A 21-stone teen shed almost HALF his body weight to become a shredded fitness guru after football fans called him a ‘whale’ – for blocking their view.
Ricky Ingram, 26, has got the super slim buff body most men can only dream of having.
But the personal trainer as once nicknamed “kebab legs” by his friends and admits he was a “human dustbin” who wolfed down fast food while watching TV.
It wasn’t until he was mocked by football fans in a bar on holiday in Spain for “blocking the screen” that he overhauled his diet and joined a local fitness club.
Six years on, weighing a healthy 12 stone and boasting chiselled abs and biceps Ricky now runs his own online personal training business.
The businessman from Westerham, Kent, said: “There were some lads drinking and I was just standing there watching the TV. I covered the screen and the names starting coming out.
“They were laughing and said ‘get out of the way’ fatty. They said there was a ‘whale blocking the TV’.
“It really hit a nerve. It was nasty and that was the first time anyone had said something to upset me.
“I felt awful. I never used to weigh myself but I jumped on the scales when I got home from the holiday.
“It really hit me and I knew I needed to make a change. I wanted to do something about it.
“I wish people were more honest with me. I wish my parents told me I needed to lose weight.”
Only child Ricky said as a child he was always bigger than most of his friends, and had full control over his diet as his single mum worked late most nights.
He had “no interest” in eating a balanced diet and had no knowledge about what food is good and what food is bad.
By the time he was 15 he weighed 15 stone, and in his college piled on six more until he weighed 21 stone aged 18.
Ricky puts his weight gain down to a gluttonous diet that saw him eating his way through more than 3,500 calories a day.
A sugary cereal breakfast would be followed by a burger and chips from the school canteen at lunch and a daily dose of sweets, chocolate and fizzy drinks from the local shop.
When he got home Ricky would gorge on crisps and coke “for the sake of it”, before cooking up an unhealthy plate of pizza, hotdog or another burger for dinner.
Ricky said: “People did take the mickey out of me but I just thought they were joking. I got teased but never took any of it too seriously.
“I suppose I needed someone to be more honest with me.
“I neglected my body and I was ashamed of that. I was really unhealthy and I only had myself to blame.”
After returning from Spain, Ricky sat down with his mum, Vicky, 44, and talked about drastically changing his diet.
He “binned” the fast-food lifestyle and joined the local fitness club with a friend, where he’d spend hours using the pool, gym and tennis courts.
He mixed up his training with sessions of high-intensity cardio and weights.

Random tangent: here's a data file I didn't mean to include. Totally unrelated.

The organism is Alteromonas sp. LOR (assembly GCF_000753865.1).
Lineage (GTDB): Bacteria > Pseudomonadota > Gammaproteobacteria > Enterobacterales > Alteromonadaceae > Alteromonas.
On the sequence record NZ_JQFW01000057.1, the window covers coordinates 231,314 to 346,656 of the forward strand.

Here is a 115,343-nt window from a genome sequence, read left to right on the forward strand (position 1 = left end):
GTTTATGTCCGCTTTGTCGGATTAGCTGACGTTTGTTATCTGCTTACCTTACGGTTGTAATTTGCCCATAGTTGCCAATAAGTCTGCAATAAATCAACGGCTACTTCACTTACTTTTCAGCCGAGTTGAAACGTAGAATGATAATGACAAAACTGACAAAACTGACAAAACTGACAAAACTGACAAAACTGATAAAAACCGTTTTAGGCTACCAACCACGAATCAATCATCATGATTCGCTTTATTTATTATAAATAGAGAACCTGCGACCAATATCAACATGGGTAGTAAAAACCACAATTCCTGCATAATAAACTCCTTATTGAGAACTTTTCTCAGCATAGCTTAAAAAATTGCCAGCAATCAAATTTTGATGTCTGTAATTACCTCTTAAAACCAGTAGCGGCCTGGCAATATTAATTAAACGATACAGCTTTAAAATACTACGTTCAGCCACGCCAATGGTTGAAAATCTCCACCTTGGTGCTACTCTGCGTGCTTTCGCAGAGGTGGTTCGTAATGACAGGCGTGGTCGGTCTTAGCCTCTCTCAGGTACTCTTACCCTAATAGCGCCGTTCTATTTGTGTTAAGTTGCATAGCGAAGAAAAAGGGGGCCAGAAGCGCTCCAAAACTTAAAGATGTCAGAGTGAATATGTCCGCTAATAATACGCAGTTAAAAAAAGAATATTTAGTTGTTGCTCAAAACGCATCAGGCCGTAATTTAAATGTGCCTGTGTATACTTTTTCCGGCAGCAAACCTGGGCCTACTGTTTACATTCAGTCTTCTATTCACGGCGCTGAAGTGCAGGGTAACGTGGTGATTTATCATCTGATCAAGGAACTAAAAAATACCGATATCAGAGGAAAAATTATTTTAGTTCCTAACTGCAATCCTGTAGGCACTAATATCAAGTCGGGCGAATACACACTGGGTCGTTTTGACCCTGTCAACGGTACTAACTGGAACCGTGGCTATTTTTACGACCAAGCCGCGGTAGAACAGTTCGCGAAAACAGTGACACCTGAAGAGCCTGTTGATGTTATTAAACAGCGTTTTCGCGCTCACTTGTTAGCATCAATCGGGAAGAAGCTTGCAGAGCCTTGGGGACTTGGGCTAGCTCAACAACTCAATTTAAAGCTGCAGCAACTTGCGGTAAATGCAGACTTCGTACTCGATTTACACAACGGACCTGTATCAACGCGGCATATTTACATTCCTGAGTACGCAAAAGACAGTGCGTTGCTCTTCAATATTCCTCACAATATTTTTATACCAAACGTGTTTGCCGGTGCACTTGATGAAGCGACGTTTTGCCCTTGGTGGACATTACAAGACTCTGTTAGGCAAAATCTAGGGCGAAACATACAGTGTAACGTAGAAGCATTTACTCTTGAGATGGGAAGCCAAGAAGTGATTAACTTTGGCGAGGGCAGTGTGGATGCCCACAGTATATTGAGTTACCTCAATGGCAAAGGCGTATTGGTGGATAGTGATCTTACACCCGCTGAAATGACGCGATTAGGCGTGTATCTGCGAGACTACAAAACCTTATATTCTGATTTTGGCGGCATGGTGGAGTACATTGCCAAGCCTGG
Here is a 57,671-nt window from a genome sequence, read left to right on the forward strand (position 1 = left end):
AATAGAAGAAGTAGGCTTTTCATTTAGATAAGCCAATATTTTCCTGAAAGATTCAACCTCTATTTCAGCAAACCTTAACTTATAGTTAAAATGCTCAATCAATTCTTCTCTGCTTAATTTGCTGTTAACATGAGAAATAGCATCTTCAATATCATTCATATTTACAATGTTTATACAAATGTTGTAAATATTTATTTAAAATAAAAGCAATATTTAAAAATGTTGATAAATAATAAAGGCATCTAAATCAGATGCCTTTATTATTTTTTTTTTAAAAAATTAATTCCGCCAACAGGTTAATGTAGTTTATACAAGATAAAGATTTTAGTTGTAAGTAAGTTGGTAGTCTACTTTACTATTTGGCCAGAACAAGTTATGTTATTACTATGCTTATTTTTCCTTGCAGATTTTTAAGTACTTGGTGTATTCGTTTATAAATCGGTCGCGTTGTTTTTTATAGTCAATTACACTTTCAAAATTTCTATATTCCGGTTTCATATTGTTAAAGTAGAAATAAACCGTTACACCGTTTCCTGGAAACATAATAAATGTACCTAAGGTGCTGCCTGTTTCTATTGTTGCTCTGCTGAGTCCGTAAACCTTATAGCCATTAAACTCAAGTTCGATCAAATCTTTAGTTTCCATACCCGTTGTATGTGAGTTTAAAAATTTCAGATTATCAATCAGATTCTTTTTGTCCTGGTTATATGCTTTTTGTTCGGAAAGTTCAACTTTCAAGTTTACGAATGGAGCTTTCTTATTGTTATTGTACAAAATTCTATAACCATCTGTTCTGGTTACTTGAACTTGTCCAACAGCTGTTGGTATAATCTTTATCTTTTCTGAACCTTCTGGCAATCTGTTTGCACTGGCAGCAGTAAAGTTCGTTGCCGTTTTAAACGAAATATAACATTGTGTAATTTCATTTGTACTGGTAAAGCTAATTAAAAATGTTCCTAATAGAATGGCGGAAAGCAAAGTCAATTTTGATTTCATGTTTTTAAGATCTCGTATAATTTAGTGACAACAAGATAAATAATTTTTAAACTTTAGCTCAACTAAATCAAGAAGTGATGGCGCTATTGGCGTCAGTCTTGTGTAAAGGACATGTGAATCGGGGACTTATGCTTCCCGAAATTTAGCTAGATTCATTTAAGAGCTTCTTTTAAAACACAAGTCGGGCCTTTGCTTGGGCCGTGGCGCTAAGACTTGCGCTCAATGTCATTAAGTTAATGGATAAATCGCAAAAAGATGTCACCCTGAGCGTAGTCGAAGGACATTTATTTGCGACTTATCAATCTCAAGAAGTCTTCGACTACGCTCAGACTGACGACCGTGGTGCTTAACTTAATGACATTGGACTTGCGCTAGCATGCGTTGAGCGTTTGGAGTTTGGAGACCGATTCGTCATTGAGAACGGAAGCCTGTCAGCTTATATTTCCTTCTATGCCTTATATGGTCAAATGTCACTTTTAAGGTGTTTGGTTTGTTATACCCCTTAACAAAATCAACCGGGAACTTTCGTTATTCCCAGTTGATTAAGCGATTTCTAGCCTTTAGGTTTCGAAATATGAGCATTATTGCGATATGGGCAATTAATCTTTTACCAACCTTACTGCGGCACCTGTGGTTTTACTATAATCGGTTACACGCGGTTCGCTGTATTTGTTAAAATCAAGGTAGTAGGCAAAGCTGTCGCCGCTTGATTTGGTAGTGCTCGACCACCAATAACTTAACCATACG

He said: “It didn’t feel like I was dieting because I was enjoying it. It was a lifestyle choice.
“We would go every night together I felt so much better for it.
“My mum paid for me to have a personal trainer and my knowledge got better so I could do it on my own.”
Helped by a low-carb diet of rice and chicken with healthy vegetables, the weight soon began to “drop off”.
He started studying sports and exercise science and by the time he was 20 – weighing around 14 stone – he had qualified as a level three personal trainer.
Ricky now runs his own online personal training business – Bodies Made Online – where he uses his own experience to help other people lose weight, with business partner, Ryan Macdonald, 41.
The pair create bespoke fitness and nutrition plans for clients – who pay up to £125 a month.
Ricky, who has a girlfriend, Rachel O’Flaherty, 24, said: “I wanted to help more and more people.
“I absolutely love it. To see the progress people make gives me a great feeling.
“I want to make a difference to people’s lives and I get a proper buzz from it.
“When I look back now, I can’t believe what I see.
“It feels like a lifetime ago. People say it just doesn’t look like me.
“I feel like a completely new person now and I will never go back to how I was in that part of my life.”
Before deciding to lose weight Ricky would tend to eat up to and sometimes over 3,500 calories a day.
A typical breakfast would be sugary bowl of cereal followed by a burger and chips from the school canteen at lunch.
Throughout the day he used to snack on daily dose of sweets, chocolate and fizzy drinks.
His evening meal used to involve a plate of takeaway or oven-cooked pizza, a hotdog or another burger with chips and a fizzy drink.
A typical daily diet for Ricky now would involve him eating an average of 2000 calories.
Breakfast tends to be porridge with chocolate protein powder followed by a lunchtime meal of swede, carrot and potato mash with chicken and cup of vegetables.
During the day he tends to snack on things like a protein bar and Greek yogurt and berries
His evening meal varies based on the day’s calorie intake but might involve sweet potato or rice with chicken or fish with salad or vegetables.